Then we stumbled upon the main attraction, Kotor’s old city, with its imposing stone walls. Hemmed in by water on three sides and backing up to a steep mountain, with a clear view across the bay, the town is well positioned to defend itself from attacks by sea (if these hadn’t already been repulsed at the bay’s narrow straits). But what if invaders came over the mountain—as they so often did? Kotor’s solution was simple, if incredibly laborious: its city walls don’t stop at the mountain, but march right up it, almost vertically, twisting and turning like the Great Wall of China, some 900 feet to the peak, where they encircle a fortress that provides a lookout over the city, the bay, and the mountains. In total, these fortifications are almost 3 miles long, up to 50 feet thick, and well over 60 feet tall in some places. The wall and fortress are a bit hard to spot at first against the mountainside, having been built of the same material, but once you do pick them out, it’s an astounding sight that you can’t stop looking up at.
In front of the city’s main portal, the “Sea Gate”, which once opened onto the bay, land has been reclaimed to build a spacious public plaza, lined with palm trees, kiosks, and open-air cafés, which connects the cruise ship port to the town. Stepping through the narrow portal into the old city, things get considerably more compact. Surrounded by such formidable city walls, the town itself is surprisingly modest and quaint. Almost no building is over four stories tall, which means only a few church domes & steeples peek over the city wall. Everything, from the pavers to the walls, is constructed from a sand-colored stone, darkened in splotches by a patina that takes centuries to accumulate. Only the red terra cotta roofs and the doors and shutters, typically painted dark green, deviate from the black-and-tan color scheme. The hand-hewn stones are usually squarish, and the precision of the cuts and the geometry of the building generally reflect both its age and prestige. The older, more humble buildings have walls that are anything but straight or plumb and stones that are rough and irregular, held together and smoothed over with a generous amount of mortar—a construction style that seems peculiar to this region.
Narrow lanes, most too cramped for more than a few pedestrians or a mule, wind between the buildings and turn abruptly, before opening suddenly into small hidden squares, which are invariably lined with café tables and shops. Above the street level, most buildings seem residential, likely the more coveted “old city” apartments, many probably owned by foreigners or converted into vacation rentals. But towards the back of town, the buildings too started stepping up the mountains, streets turned into narrow pathways and precarious staircases, and evidence of real life began to appear: satellite dishes and air conditioning units bolted to walls, laundry hung to dry between buildings, potted plants sitting on doorsteps and hanging from windows…and the sound of TVs, radios, and conversations drifting out of windows.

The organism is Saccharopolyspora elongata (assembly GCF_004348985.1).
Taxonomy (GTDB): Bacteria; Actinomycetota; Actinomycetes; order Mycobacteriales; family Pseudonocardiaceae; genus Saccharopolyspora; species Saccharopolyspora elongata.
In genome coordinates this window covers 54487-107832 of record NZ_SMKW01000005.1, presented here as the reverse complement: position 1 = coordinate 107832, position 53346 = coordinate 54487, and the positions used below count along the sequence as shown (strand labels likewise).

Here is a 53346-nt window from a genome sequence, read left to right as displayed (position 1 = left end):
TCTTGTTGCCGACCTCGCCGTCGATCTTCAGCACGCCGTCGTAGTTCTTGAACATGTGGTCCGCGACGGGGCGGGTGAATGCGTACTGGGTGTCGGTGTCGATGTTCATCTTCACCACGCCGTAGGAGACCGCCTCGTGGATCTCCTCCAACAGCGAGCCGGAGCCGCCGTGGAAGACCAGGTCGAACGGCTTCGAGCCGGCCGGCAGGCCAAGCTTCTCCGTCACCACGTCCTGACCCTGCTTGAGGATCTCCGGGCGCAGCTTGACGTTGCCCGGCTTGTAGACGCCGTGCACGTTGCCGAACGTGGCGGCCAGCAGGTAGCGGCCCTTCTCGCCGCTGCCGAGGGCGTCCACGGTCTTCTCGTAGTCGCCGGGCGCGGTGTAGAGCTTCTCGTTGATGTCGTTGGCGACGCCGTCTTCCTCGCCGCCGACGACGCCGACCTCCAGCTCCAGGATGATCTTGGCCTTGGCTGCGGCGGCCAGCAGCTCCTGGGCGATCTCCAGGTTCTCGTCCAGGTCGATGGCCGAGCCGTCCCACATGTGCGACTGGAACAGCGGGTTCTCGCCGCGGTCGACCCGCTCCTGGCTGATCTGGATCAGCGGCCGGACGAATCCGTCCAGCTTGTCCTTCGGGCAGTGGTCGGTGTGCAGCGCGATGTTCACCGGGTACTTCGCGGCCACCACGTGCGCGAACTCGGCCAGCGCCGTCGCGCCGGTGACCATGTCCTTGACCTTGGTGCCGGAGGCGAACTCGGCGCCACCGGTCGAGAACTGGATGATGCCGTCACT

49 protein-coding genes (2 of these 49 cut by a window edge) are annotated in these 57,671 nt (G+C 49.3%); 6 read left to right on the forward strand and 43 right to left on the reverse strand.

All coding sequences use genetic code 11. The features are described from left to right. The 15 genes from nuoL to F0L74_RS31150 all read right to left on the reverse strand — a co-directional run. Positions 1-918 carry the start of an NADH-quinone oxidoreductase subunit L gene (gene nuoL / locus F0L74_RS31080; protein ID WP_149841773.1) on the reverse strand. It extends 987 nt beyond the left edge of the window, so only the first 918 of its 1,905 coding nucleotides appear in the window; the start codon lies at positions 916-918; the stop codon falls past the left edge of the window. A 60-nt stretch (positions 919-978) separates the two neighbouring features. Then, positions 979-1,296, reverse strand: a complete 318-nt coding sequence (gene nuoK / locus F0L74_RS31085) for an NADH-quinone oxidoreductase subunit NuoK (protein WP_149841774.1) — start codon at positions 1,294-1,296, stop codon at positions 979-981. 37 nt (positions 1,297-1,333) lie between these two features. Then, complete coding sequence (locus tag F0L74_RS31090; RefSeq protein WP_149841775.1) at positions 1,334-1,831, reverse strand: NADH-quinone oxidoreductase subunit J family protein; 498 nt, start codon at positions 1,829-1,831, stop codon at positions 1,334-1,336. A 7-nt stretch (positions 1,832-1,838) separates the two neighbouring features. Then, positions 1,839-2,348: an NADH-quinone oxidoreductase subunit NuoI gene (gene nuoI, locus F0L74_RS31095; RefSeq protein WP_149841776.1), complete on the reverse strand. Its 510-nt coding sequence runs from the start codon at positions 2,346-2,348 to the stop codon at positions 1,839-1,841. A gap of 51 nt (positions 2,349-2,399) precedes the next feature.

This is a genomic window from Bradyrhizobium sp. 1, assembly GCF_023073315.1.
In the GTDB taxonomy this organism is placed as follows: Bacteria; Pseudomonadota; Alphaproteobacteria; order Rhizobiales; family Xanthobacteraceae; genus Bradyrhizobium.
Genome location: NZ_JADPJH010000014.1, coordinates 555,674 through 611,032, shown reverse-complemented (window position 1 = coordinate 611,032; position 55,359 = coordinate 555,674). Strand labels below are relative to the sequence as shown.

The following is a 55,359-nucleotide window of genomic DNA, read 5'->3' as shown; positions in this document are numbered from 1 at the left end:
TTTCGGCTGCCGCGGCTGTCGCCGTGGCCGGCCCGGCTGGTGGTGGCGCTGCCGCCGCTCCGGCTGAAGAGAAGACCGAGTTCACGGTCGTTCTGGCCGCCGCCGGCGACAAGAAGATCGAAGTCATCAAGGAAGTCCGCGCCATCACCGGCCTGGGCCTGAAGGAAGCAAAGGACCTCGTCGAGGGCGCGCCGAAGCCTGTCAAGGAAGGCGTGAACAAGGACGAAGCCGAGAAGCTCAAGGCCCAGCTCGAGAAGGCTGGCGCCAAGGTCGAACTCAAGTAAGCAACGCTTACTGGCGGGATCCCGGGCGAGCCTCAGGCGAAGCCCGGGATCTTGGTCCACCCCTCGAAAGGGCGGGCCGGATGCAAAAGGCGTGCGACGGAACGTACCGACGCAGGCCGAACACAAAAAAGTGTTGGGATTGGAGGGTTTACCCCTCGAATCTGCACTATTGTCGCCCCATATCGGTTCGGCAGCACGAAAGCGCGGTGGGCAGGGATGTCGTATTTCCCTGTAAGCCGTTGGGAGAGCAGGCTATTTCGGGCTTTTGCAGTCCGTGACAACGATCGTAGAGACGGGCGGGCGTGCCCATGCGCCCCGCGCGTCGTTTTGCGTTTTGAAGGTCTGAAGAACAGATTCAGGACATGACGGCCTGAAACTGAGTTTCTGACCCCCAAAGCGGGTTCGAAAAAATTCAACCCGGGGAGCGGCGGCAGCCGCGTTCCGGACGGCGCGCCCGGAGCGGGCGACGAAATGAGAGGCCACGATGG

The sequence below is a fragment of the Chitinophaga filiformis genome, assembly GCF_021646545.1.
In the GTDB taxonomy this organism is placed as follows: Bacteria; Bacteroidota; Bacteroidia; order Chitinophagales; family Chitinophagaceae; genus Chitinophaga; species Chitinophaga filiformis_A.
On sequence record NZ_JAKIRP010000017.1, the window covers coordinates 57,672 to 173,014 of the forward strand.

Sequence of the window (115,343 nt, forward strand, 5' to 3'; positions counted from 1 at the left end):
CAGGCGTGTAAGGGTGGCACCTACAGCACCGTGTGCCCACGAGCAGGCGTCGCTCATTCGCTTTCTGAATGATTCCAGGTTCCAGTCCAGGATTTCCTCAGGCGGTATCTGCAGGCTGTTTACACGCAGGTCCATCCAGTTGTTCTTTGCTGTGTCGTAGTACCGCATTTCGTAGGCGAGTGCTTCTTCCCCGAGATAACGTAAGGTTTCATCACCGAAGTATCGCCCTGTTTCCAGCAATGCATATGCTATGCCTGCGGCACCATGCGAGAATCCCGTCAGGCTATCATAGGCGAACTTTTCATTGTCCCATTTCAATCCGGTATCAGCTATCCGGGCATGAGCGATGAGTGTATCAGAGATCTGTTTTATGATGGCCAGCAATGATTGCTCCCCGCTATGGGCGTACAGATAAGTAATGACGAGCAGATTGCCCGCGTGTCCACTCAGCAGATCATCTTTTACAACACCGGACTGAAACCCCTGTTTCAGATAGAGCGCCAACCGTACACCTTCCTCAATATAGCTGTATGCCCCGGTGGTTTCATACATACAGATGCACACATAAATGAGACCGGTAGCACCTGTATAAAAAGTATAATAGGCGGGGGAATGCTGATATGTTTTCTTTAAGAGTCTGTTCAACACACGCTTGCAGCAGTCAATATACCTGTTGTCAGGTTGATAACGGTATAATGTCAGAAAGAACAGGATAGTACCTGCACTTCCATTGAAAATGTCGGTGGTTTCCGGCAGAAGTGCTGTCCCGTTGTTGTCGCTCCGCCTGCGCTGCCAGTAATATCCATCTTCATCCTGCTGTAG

It’s rare to find an entire town that, at least architecturally, seems to have been plucked from another time. Hard to believe a place like this actually exists and did not spring from the imagination of some designer for movie sets or theme parks. But this is a living city, and it’s a joy to wander the streets to see what you might discover. You needn’t worry about getting lost or ending up in a shady alley; at its widest point, from the River Gate to the Gurdić Gate, the whole thing takes only about 6 minutes to walk across. And the mountain looming above, you always know roughly what direction you’re headed. We loved that the whole thing is a pedestrian zone. Apparently, no motor vehicles are allowed, nor could get they fit through the gates anyway. The one exception is a miniature orange truck that tows a series of trash carts behind it like a little train, rolling through town once or twice a day to keep the streets clean & tidy. Everything else is transported into the old town by pedal power, including huge crates of bottled water and other beverages.